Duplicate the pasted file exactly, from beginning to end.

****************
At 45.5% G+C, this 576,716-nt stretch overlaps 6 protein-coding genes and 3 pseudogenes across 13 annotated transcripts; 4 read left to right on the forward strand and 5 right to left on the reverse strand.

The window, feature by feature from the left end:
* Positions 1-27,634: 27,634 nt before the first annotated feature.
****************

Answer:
At 45.5% G+C, this 576,716-nt stretch overlaps 6 protein-coding genes and 3 pseudogenes across 13 annotated transcripts; 4 read left to right on the forward strand and 5 right to left on the reverse strand.

The window, feature by feature from the left end:
* Positions 1-27,634: 27,634 nt before the first annotated feature.